Papyrus Mentioning Jesus’s Wife Is Likely Ancient and Not Fake, Scientists Say | Mashable


A papyrus fragment that mentions Jesus’s wife is likely ancient, probably dating between the sixth and ninth century, latest research shows.

When Karen L. King, the Hollis Professor of Divinity at Harvard Divinity School, announced the fragment’s existence in September 2012, there was a widespread debate over its authenticity. The fragment, known as the “Gospel of Jesus’s Wife,” probably originated from Egypt. It’s written in Coptic and contains the phrase “Jesus said to them, ‘my wife…,'” never before seen in any ancient text. It also mentions Jesus’s mother and a female disciple, who may be identified as “Mary.”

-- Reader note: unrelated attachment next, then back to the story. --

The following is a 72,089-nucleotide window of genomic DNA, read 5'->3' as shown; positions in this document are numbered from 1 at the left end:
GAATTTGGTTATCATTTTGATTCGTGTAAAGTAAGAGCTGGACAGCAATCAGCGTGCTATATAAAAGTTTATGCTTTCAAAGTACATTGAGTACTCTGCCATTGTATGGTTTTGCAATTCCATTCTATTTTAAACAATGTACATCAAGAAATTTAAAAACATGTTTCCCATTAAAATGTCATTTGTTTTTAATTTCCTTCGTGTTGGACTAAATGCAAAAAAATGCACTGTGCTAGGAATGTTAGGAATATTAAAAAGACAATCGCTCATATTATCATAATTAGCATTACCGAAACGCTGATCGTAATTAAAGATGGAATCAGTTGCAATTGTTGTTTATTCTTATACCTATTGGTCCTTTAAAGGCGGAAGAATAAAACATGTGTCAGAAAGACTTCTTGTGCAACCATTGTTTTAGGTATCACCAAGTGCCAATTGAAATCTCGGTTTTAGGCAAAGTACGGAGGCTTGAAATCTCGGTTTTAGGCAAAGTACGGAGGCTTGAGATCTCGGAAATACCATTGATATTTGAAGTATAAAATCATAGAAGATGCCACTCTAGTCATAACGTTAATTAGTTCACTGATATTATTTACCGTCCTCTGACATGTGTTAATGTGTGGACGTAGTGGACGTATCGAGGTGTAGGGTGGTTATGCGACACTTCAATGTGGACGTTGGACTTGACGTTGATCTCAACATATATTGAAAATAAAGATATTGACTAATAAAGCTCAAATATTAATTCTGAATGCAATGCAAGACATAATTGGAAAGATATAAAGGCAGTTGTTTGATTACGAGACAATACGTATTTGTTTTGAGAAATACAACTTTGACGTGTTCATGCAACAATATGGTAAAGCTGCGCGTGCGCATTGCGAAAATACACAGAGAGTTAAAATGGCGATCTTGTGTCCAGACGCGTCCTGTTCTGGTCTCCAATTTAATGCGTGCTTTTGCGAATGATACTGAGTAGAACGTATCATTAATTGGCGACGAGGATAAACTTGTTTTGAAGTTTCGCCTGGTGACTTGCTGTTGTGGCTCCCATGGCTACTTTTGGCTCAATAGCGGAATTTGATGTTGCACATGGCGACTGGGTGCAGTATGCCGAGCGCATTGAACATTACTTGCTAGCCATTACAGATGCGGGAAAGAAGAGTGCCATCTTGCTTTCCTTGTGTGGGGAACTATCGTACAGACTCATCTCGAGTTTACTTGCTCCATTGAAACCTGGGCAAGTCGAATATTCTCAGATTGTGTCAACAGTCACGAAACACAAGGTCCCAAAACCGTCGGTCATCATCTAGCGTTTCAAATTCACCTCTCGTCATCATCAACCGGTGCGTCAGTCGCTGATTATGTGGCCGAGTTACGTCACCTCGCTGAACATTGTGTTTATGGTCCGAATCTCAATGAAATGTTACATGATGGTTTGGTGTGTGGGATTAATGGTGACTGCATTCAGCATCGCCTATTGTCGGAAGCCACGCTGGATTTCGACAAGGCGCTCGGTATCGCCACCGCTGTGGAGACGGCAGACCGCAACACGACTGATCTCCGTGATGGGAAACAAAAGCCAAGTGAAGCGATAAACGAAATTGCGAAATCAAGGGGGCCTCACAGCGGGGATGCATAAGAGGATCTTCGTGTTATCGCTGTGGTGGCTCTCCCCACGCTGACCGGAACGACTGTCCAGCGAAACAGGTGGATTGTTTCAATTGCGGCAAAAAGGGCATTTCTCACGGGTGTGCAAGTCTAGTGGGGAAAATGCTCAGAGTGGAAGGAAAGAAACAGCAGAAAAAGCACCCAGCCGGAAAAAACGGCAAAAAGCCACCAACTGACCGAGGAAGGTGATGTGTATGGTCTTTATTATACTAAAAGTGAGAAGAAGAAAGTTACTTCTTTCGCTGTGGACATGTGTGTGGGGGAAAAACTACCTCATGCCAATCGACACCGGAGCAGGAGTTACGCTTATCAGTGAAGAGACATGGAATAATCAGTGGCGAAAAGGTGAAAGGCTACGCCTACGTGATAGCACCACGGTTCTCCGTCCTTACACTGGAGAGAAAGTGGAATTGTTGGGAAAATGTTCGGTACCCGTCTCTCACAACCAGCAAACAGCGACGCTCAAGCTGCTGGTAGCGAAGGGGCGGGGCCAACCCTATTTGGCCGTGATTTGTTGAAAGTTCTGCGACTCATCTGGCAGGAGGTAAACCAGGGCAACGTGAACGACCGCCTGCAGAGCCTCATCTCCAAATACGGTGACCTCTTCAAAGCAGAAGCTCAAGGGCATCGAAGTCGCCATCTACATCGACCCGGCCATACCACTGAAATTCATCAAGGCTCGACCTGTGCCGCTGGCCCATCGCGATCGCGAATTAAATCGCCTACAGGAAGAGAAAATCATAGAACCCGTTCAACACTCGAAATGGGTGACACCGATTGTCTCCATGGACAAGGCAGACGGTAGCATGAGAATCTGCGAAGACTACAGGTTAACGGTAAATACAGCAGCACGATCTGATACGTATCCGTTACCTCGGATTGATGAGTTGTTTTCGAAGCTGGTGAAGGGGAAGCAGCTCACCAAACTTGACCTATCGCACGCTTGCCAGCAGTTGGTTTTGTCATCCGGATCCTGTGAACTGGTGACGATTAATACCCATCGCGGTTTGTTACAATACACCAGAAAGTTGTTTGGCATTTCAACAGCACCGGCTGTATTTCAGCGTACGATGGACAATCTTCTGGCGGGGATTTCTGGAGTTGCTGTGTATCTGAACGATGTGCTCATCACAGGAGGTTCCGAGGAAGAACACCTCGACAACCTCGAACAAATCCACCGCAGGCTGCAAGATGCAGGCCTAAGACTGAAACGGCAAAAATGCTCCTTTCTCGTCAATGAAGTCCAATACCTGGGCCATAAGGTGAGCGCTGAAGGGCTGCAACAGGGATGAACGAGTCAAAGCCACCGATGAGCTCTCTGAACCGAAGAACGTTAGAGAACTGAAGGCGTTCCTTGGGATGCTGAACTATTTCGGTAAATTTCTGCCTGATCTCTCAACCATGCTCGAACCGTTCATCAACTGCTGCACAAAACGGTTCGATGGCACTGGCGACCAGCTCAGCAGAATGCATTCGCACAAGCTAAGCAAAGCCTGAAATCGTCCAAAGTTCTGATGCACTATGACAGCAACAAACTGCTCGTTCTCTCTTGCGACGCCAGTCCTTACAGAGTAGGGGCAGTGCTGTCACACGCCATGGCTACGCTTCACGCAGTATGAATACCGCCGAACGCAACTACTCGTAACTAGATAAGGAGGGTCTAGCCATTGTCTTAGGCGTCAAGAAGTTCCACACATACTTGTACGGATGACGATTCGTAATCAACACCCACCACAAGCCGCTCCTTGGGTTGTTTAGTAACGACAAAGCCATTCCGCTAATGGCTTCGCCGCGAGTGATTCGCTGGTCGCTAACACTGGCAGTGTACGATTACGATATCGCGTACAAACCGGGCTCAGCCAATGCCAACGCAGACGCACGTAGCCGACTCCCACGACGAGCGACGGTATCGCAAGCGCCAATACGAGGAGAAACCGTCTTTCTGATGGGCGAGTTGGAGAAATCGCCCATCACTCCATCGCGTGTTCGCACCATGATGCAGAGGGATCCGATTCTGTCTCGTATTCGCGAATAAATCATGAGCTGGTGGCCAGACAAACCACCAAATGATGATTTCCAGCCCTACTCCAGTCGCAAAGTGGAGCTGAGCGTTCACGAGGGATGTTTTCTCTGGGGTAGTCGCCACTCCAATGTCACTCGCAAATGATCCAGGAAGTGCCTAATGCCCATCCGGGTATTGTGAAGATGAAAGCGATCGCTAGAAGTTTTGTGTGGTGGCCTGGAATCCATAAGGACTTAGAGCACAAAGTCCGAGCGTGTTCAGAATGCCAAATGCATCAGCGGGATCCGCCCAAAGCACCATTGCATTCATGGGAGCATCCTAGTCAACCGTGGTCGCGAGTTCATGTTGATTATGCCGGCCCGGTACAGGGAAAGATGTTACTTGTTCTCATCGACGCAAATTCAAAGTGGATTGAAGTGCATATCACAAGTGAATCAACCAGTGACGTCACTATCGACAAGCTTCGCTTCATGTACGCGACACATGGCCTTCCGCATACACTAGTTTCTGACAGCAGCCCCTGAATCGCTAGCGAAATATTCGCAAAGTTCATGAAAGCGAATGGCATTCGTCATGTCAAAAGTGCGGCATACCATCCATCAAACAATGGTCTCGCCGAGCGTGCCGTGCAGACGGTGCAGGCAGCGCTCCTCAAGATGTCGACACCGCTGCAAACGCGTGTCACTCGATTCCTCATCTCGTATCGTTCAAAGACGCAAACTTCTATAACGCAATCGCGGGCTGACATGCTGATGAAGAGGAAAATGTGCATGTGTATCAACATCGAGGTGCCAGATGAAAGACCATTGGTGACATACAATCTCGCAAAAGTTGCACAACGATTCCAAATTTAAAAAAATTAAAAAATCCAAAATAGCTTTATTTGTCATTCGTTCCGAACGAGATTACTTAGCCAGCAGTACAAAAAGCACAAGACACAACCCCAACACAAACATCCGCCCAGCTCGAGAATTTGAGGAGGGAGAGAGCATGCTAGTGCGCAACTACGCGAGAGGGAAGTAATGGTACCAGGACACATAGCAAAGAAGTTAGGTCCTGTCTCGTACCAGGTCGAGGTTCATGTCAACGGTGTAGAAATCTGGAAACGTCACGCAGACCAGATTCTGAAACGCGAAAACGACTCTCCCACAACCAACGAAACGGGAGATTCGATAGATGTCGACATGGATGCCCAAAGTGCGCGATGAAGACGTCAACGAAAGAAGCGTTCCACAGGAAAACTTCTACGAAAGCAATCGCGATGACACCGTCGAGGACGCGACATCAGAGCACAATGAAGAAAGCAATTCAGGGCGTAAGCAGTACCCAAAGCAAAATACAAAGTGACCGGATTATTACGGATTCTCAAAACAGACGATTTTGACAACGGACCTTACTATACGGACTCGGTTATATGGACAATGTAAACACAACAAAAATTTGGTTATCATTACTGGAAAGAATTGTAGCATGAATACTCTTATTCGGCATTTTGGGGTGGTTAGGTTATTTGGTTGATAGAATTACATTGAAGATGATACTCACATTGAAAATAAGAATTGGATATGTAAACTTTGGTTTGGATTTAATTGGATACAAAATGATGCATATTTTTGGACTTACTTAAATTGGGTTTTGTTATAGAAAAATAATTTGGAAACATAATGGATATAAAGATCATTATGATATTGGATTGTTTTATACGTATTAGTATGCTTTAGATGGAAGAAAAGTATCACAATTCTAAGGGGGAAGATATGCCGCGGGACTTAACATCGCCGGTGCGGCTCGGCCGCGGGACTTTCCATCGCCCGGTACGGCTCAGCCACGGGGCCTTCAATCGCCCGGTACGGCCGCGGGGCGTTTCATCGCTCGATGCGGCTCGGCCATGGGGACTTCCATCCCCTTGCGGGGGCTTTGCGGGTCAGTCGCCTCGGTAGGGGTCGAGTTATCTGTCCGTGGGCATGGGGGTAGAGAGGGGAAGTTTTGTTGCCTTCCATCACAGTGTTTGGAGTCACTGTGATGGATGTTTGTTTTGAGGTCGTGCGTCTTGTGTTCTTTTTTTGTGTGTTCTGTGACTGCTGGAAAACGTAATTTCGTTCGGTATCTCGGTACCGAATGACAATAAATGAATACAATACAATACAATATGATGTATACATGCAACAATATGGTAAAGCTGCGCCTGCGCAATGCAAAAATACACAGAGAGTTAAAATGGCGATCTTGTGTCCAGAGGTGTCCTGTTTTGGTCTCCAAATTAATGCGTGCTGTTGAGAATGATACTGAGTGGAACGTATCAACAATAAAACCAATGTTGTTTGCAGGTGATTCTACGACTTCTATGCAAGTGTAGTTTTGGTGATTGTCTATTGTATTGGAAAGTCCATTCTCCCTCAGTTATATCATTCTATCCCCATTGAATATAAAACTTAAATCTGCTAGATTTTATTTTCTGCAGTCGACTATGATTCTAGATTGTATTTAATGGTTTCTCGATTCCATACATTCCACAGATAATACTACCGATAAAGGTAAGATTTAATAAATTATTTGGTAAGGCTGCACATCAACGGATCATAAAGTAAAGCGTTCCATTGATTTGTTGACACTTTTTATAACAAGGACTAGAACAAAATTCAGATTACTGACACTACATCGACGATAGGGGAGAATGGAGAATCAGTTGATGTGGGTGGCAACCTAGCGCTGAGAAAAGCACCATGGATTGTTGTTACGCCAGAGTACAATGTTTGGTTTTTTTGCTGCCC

Now, James Yardley, senior research scientist in the Center for Integrated Science and Engineering at Columbia University, and Alexis Hagadorn, head of conservation at Columbia, used a technique called micro-Raman spectroscopy to determine the papyrus fragment’s age. Furthermore, Malcolm Choat from Macquarie University examined the fragment’s handwriting. Combined, their findings indicate that the papyrus and the ink on it are ancient and not a modern forgery. Read more: Papyrus Mentioning Jesus’s Wife Is Likely Ancient and Not Fake, Scientists Say | Mashable.